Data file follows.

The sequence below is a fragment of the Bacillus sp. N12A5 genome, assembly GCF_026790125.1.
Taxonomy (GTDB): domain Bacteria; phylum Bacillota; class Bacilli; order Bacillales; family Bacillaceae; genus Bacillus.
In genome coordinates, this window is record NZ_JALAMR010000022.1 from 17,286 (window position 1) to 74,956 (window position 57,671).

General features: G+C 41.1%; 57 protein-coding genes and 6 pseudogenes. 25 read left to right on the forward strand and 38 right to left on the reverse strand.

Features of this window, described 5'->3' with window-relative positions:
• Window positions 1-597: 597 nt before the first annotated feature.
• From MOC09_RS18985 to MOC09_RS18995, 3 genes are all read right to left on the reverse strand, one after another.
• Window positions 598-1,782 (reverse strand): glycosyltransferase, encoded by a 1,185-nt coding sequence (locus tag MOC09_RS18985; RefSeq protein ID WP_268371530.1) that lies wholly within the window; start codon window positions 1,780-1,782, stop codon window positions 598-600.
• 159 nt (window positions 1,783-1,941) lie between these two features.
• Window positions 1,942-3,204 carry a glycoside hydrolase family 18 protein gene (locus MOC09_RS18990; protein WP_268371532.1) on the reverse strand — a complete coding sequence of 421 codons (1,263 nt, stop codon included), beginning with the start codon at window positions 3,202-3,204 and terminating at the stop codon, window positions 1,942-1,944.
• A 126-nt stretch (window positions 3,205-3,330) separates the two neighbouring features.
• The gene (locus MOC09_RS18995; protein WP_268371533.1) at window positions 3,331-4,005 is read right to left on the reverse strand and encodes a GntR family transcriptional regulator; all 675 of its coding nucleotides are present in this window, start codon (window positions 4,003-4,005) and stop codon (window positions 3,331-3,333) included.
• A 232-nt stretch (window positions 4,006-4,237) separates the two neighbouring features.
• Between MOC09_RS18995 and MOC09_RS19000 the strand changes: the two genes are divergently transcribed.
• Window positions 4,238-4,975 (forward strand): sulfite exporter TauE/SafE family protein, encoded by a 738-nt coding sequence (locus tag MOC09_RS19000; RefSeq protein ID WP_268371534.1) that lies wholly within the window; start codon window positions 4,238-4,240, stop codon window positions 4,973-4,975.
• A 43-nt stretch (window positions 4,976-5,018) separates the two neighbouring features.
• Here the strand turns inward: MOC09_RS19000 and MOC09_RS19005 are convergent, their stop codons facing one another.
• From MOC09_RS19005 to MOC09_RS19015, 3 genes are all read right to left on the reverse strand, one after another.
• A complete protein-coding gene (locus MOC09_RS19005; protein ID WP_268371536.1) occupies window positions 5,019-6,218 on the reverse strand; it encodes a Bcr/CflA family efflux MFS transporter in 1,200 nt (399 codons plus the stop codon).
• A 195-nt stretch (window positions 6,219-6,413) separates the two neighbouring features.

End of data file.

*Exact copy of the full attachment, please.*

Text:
The sequence below is a fragment of the Bacillus sp. N12A5 genome, assembly GCF_026790125.1.
Taxonomy (GTDB): domain Bacteria; phylum Bacillota; class Bacilli; order Bacillales; family Bacillaceae; genus Bacillus.
In genome coordinates, this window is record NZ_JALAMR010000022.1 from 17,286 (window position 1) to 74,956 (window position 57,671).

General features: G+C 41.1%; 57 protein-coding genes and 6 pseudogenes. 25 read left to right on the forward strand and 38 right to left on the reverse strand.

Features of this window, described 5'->3' with window-relative positions:
• Window positions 1-597: 597 nt before the first annotated feature.
• From MOC09_RS18985 to MOC09_RS18995, 3 genes are all read right to left on the reverse strand, one after another.
• Window positions 598-1,782 (reverse strand): glycosyltransferase, encoded by a 1,185-nt coding sequence (locus tag MOC09_RS18985; RefSeq protein ID WP_268371530.1) that lies wholly within the window; start codon window positions 1,780-1,782, stop codon window positions 598-600.
• 159 nt (window positions 1,783-1,941) lie between these two features.
• Window positions 1,942-3,204 carry a glycoside hydrolase family 18 protein gene (locus MOC09_RS18990; protein WP_268371532.1) on the reverse strand — a complete coding sequence of 421 codons (1,263 nt, stop codon included), beginning with the start codon at window positions 3,202-3,204 and terminating at the stop codon, window positions 1,942-1,944.
• A 126-nt stretch (window positions 3,205-3,330) separates the two neighbouring features.
• The gene (locus MOC09_RS18995; protein WP_268371533.1) at window positions 3,331-4,005 is read right to left on the reverse strand and encodes a GntR family transcriptional regulator; all 675 of its coding nucleotides are present in this window, start codon (window positions 4,003-4,005) and stop codon (window positions 3,331-3,333) included.
• A 232-nt stretch (window positions 4,006-4,237) separates the two neighbouring features.
• Between MOC09_RS18995 and MOC09_RS19000 the strand changes: the two genes are divergently transcribed.
• Window positions 4,238-4,975 (forward strand): sulfite exporter TauE/SafE family protein, encoded by a 738-nt coding sequence (locus tag MOC09_RS19000; RefSeq protein ID WP_268371534.1) that lies wholly within the window; start codon window positions 4,238-4,240, stop codon window positions 4,973-4,975.
• A 43-nt stretch (window positions 4,976-5,018) separates the two neighbouring features.
• Here the strand turns inward: MOC09_RS19000 and MOC09_RS19005 are convergent, their stop codons facing one another.
• From MOC09_RS19005 to MOC09_RS19015, 3 genes are all read right to left on the reverse strand, one after another.
• A complete protein-coding gene (locus MOC09_RS19005; protein ID WP_268371536.1) occupies window positions 5,019-6,218 on the reverse strand; it encodes a Bcr/CflA family efflux MFS transporter in 1,200 nt (399 codons plus the stop codon).
• A 195-nt stretch (window positions 6,219-6,413) separates the two neighbouring features.